Emma May is the co-founder and brand and culture officer with Charles Real Estate in Calgary.
Explain what your role is in the Olympic 2026 bid for the city.
May: I’m a volunteer with Yes Calgary 2026. Essentially, I’m part of a group of citizens who like the idea of hosting the Olympics. I help co-ordinate other citizens who also want us to host the Olympic and Paralympic Games.
We’re a grassroots organization, we sell pins, give out bumper stickers and try to raise awareness about the benefits of the Games. We encourage folks to read the bid for themselves and we help direct people to the information they need in order to make an informed decision.
Why did you get involved with this?
May: So many reasons. This city has been through a really tough time as late. That takes it toll on people. And on our energy levels and enthusiasm.
We need to rally around a project and chase a dream together again.
I was here in 1988. The city had been struggling very baldly in the early ’80s and people were crushed. So much changed for Calgary when we hosted the games in 1988. It lit the city on fire. It mobilized our population into a collective volunteer effort that lifted spirits across the city.
Nothing short of a natural disaster has done that since.
I think we underestimate the benefits this city saw coming out of ’88. Benefits that we still reap the rewards from today. Apart from the ski jumps, which we’re retiring, every single Olympic facility we built for ’88 is still used and enjoyed by Calgarians. That’s a legacy we can be very proud of.
What are the reasons Calgarians should vote ‘Yes’ in the upcoming plebiscite?
May: First of all voting YES is not a blank cheque. Voting ‘Yes’ means we continue to bid and we continue to grind out the best deal for this city. Yes is not yes at any cost.
Secondly, this is an opportunity to light a catalytic fire under this city in terms of getting infrastructure upgrades and getting our fieldhouse. We’re going to be incurring expenses to build a fieldhouse anyway; we will be investing in maintaining the investment we have already made in our ’88 facilities. The cost to do that is already pegged around $600 million. Why would we not leverage our dollars with outside funds, get our facilities upgraded and host the most renowned global sporting event?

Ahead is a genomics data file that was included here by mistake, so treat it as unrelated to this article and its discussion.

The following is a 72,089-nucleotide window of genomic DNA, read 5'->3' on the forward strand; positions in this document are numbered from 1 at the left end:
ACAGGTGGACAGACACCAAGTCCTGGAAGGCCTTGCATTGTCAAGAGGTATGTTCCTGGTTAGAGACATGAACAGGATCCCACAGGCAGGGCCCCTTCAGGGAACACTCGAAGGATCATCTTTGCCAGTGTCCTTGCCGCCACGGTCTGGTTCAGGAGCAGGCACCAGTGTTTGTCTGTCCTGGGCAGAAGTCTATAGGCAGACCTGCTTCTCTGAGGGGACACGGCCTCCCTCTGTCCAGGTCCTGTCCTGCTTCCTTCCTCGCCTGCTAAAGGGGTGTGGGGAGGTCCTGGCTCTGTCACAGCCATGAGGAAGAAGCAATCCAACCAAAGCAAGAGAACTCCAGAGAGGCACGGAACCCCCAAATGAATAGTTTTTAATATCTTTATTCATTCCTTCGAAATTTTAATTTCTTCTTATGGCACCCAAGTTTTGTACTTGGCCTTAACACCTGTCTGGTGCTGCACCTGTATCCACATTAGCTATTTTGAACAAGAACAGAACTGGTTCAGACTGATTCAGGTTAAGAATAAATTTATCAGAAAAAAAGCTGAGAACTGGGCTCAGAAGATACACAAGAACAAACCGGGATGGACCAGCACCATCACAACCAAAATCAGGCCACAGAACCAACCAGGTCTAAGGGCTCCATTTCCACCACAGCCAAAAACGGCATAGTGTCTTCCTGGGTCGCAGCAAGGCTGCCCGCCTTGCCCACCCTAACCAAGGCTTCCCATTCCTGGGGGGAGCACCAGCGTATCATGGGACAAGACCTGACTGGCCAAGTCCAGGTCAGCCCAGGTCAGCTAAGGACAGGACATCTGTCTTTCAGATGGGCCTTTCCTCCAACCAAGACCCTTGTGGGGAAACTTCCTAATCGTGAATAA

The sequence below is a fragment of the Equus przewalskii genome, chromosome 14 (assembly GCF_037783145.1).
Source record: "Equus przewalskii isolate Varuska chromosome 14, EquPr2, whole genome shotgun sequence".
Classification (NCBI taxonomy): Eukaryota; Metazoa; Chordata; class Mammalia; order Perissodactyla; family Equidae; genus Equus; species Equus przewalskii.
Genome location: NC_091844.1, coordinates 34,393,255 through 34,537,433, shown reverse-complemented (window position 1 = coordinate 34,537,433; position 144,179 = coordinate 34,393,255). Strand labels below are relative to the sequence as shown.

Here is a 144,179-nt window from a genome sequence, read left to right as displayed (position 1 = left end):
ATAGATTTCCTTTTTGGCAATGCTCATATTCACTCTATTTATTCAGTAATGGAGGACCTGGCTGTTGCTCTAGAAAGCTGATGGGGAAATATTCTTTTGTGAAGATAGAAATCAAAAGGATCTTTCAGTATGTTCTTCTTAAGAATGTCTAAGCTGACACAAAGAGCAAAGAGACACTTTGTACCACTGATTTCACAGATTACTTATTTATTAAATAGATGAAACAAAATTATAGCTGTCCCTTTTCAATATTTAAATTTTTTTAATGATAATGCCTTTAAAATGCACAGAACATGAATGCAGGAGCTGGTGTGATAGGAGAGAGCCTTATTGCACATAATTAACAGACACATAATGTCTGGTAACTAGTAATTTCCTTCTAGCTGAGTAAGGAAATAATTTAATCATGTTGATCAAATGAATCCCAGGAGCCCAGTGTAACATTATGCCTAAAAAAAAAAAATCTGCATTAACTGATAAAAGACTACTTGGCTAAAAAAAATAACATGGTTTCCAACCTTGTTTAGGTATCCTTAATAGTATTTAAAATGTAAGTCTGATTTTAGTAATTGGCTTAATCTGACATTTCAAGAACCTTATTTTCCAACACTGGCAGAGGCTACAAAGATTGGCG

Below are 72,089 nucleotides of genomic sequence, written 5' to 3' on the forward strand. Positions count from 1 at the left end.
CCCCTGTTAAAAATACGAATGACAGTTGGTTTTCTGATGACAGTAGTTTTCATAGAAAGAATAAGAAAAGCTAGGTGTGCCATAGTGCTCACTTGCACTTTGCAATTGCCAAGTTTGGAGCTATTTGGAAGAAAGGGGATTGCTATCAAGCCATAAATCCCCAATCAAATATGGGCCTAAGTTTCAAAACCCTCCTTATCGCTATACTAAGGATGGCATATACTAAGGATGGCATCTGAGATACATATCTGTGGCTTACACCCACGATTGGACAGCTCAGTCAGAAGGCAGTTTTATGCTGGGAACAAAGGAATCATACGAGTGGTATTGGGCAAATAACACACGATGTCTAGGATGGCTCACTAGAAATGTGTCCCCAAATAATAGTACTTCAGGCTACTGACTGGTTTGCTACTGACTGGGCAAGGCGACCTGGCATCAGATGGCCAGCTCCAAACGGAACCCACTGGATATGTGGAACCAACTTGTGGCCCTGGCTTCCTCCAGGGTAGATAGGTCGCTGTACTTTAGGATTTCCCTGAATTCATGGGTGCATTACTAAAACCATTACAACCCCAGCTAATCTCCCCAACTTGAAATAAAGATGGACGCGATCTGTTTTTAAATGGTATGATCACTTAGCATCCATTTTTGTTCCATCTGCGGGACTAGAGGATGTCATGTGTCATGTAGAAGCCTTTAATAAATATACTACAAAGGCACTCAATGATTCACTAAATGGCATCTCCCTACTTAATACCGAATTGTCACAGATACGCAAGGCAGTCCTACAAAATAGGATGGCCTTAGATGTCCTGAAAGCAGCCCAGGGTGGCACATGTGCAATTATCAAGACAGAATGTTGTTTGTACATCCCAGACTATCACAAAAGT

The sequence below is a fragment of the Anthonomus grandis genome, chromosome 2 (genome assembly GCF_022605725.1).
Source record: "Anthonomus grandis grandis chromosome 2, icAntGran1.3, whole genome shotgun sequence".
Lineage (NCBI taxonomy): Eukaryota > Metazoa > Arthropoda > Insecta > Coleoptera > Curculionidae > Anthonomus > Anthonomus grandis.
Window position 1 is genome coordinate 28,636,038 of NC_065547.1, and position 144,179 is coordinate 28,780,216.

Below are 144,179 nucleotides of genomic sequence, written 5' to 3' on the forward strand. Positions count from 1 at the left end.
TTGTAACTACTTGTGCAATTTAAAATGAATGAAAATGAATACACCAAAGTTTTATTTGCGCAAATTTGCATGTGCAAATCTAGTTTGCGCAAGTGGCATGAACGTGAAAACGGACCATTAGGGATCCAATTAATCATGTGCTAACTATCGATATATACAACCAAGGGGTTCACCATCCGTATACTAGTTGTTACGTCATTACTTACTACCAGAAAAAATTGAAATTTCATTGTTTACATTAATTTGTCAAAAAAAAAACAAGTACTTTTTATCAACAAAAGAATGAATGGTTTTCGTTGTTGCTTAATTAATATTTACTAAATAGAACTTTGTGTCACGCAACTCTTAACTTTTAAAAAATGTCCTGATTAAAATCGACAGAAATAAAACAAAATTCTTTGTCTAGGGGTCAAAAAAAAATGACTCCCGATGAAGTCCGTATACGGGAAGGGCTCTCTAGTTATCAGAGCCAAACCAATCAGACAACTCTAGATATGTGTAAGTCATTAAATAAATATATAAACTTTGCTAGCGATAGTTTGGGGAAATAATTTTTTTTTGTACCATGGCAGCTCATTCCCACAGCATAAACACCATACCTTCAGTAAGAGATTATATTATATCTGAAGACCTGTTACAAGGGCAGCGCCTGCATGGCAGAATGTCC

And thirdly, the world is a scary place right now. But nothing brings people together globally like sport. Canada has hosted two incredibly successful Games that broke even and left great legacies for their cities.
We’re not different in our ability to deliver timely on budget projects than we were in ’88. We’re the perfect country and city to welcome the world. Imagine our streets buzzing with travellers from around the world marvelling at the beauty of our landscape, our welcoming culture and our can-do spirit.
We have a lot to be proud of here. And this is opportunity to sell ourselves on the global stage to the talent of new economies.
What will your group be doing to spread this message leading up to the vote?
May: We encourage people to host coffee parties and get out the vote. We want people who are voting ‘Yes’ to tell their friends and neighbours and to remind them to vote on Nov. 13. We’re telling stories of people who really want the Olympics on social media. We’re myth busting. And we’re speaking before groups and interested parties. It’s a real volunteer driven effort.
What do you think is the biggest stumbling block for this to go forward?
May: This is a complicated process. There are three levels of government involved. There are different organizations promoting different agendas and there’s a lot frustration around getting clarity about the bid and the bid process.
The best way to learn about the bid is to actually read it. Don’t go by what I tell you or what the members of the ‘No’ team say. Read the bid for yourself. Stay informed. Seek facts.
It’s natural to be concerned about the process and the cost. But frame those concerns around other large-scale projects. I think that saying ‘Yes’ is going to be something that lights a fire under this city. And we could use that.
– Mario Toneguzzi